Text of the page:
Emergence of kinship structures and descent systems: multi-level evolutionary simulation and empirical data analyses
Itao, Kenji; Kaneko, Kunihiko (2021), Emergence of kinship structures and descent systems: multi-level evolutionary simulation and empirical data analyses, Dryad, Dataset, https://doi.org/10.5061/dryad.f4qrfj6w1
In clan societies, people are categorised into several cultural groups, so-called clans, within which they believe to share common ancestors. Clan attributions provide certain rules for marriage and descent. Anthropologists have revealed several kinship structures and their corresponding cultural characteristics, following such rules. We previously introduced an agent-based model of kinship structures. Here, we propose a simplified model in which competing societies evolve. The societies themselves comprise multiple evolving families with parameters for cultural traits and mate preferences. These values determine with whom each family cooperates and competes, and they mutate when transmitted to a new generation. The growth rate of each family is determined by the number of cooperators and competitors. Through this multi-level evolution, family traits and preferences diversify to form clusters that possess the properties of clans. Subsequently, kinship structures emerge, including dual organisation and generalised or restricted exchange, as well as patrilineal, matrilineal, and double descent systems. These structures depend on the necessity of cooperation and the strength of mating competition, which are also estimated analytically. Finally, statistical analysis based on the Standard Cross-Cultural Sample, a global ethnographic database, empirically verify theoretical results. Such collaboration between theoretical and empirical approaches will unveil universal features in anthropology.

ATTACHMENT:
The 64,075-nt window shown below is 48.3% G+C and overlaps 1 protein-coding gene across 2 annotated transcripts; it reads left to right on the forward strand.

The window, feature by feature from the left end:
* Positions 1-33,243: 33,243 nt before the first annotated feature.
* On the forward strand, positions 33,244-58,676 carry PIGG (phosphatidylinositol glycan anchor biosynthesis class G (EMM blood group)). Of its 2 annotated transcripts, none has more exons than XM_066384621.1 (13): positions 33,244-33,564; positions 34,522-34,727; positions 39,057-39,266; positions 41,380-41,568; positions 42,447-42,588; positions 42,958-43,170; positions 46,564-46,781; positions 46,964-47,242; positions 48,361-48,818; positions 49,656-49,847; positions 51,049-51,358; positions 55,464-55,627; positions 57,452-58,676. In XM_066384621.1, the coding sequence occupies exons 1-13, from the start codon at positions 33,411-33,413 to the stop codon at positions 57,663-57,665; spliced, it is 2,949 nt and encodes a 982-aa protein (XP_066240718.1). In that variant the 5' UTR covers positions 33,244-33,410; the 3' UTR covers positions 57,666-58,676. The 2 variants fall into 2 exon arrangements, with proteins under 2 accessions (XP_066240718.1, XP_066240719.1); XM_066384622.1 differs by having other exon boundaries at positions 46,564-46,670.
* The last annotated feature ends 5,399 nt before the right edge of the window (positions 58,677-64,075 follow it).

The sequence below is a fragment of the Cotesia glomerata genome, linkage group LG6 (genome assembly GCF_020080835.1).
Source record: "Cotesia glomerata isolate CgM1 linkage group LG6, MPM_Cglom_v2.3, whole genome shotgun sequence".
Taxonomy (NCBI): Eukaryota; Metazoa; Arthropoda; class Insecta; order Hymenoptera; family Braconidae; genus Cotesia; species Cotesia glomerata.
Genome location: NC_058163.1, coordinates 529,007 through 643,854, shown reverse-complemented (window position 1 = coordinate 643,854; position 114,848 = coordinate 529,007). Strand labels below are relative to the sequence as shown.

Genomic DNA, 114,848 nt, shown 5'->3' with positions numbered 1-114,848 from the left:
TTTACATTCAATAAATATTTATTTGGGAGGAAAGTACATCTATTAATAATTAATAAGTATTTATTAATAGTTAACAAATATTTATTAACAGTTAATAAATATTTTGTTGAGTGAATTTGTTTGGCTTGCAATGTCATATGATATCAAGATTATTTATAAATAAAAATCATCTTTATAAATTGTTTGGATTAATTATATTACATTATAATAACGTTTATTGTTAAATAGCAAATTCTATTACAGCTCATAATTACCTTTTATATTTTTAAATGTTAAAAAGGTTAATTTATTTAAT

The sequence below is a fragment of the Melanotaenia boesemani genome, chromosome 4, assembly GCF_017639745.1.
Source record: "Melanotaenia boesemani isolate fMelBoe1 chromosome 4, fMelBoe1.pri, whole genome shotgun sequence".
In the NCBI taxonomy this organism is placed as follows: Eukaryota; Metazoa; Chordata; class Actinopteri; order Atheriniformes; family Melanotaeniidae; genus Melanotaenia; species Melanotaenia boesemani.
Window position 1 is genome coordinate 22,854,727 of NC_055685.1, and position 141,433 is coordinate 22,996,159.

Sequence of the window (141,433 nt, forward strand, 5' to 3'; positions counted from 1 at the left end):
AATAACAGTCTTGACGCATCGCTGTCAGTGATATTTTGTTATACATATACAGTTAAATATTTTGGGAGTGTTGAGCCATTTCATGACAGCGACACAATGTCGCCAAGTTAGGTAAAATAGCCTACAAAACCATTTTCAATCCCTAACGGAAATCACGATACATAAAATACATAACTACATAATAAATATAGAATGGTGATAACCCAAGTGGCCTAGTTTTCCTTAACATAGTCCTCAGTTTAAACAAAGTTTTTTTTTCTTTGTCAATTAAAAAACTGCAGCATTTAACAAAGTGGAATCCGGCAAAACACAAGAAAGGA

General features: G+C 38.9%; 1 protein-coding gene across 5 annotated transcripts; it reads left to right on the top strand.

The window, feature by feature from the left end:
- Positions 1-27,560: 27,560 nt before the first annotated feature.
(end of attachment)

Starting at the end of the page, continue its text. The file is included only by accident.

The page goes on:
Ministry of Education, Culture, Sports, Science and Technology, Award: 17H06386